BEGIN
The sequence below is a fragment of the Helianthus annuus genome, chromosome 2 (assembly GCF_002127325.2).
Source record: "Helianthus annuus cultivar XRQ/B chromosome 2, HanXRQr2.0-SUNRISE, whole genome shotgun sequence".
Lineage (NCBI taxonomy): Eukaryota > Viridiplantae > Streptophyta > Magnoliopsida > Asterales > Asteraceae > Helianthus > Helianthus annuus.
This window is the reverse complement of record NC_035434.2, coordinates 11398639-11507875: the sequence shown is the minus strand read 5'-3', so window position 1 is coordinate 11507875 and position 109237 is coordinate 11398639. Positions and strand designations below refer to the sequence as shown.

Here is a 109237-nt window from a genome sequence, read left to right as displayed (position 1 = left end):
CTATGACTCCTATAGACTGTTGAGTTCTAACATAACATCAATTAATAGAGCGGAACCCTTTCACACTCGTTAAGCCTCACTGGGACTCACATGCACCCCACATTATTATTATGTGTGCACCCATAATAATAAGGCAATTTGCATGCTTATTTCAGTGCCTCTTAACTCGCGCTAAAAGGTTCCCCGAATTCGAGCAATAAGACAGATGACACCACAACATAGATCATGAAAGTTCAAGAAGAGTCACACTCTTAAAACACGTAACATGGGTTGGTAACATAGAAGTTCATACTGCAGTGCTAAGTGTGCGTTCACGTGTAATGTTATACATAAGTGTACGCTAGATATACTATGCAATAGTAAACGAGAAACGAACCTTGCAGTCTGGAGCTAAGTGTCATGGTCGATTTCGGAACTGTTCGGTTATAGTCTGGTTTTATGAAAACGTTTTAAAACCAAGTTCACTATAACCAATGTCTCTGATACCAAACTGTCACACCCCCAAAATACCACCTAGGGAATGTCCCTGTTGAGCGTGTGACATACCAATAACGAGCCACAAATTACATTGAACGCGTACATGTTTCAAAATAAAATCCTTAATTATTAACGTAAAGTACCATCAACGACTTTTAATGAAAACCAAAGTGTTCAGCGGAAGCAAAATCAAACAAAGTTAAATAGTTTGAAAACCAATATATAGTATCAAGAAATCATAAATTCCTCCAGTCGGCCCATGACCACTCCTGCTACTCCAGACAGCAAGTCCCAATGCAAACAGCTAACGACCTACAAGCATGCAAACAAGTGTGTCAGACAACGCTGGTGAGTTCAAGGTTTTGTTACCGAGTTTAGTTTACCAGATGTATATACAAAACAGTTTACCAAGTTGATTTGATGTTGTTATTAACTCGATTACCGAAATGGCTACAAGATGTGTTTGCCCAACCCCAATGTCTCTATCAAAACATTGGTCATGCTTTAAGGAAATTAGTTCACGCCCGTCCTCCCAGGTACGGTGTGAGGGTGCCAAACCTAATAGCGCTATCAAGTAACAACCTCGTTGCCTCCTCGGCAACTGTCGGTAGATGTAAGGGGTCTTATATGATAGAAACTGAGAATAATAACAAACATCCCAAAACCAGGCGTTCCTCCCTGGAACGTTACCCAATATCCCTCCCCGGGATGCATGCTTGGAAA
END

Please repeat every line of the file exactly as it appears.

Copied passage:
The sequence below is a fragment of the Helianthus annuus genome, chromosome 2 (assembly GCF_002127325.2).
Source record: "Helianthus annuus cultivar XRQ/B chromosome 2, HanXRQr2.0-SUNRISE, whole genome shotgun sequence".
Lineage (NCBI taxonomy): Eukaryota > Viridiplantae > Streptophyta > Magnoliopsida > Asterales > Asteraceae > Helianthus > Helianthus annuus.
This window is the reverse complement of record NC_035434.2, coordinates 11398639-11507875: the sequence shown is the minus strand read 5'-3', so window position 1 is coordinate 11507875 and position 109237 is coordinate 11398639. Positions and strand designations below refer to the sequence as shown.

Here is a 109237-nt window from a genome sequence, read left to right as displayed (position 1 = left end):
CTATGACTCCTATAGACTGTTGAGTTCTAACATAACATCAATTAATAGAGCGGAACCCTTTCACACTCGTTAAGCCTCACTGGGACTCACATGCACCCCACATTATTATTATGTGTGCACCCATAATAATAAGGCAATTTGCATGCTTATTTCAGTGCCTCTTAACTCGCGCTAAAAGGTTCCCCGAATTCGAGCAATAAGACAGATGACACCACAACATAGATCATGAAAGTTCAAGAAGAGTCACACTCTTAAAACACGTAACATGGGTTGGTAACATAGAAGTTCATACTGCAGTGCTAAGTGTGCGTTCACGTGTAATGTTATACATAAGTGTACGCTAGATATACTATGCAATAGTAAACGAGAAACGAACCTTGCAGTCTGGAGCTAAGTGTCATGGTCGATTTCGGAACTGTTCGGTTATAGTCTGGTTTTATGAAAACGTTTTAAAACCAAGTTCACTATAACCAATGTCTCTGATACCAAACTGTCACACCCCCAAAATACCACCTAGGGAATGTCCCTGTTGAGCGTGTGACATACCAATAACGAGCCACAAATTACATTGAACGCGTACATGTTTCAAAATAAAATCCTTAATTATTAACGTAAAGTACCATCAACGACTTTTAATGAAAACCAAAGTGTTCAGCGGAAGCAAAATCAAACAAAGTTAAATAGTTTGAAAACCAATATATAGTATCAAGAAATCATAAATTCCTCCAGTCGGCCCATGACCACTCCTGCTACTCCAGACAGCAAGTCCCAATGCAAACAGCTAACGACCTACAAGCATGCAAACAAGTGTGTCAGACAACGCTGGTGAGTTCAAGGTTTTGTTACCGAGTTTAGTTTACCAGATGTATATACAAAACAGTTTACCAAGTTGATTTGATGTTGTTATTAACTCGATTACCGAAATGGCTACAAGATGTGTTTGCCCAACCCCAATGTCTCTATCAAAACATTGGTCATGCTTTAAGGAAATTAGTTCACGCCCGTCCTCCCAGGTACGGTGTGAGGGTGCCAAACCTAATAGCGCTATCAAGTAACAACCTCGTTGCCTCCTCGGCAACTGTCGGTAGATGTAAGGGGTCTTATATGATAGAAACTGAGAATAATAACAAACATCCCAAAACCAGGCGTTCCTCCCTGGAACGTTACCCAATATCCCTCCCCGGGATGCATGCTTGGAAA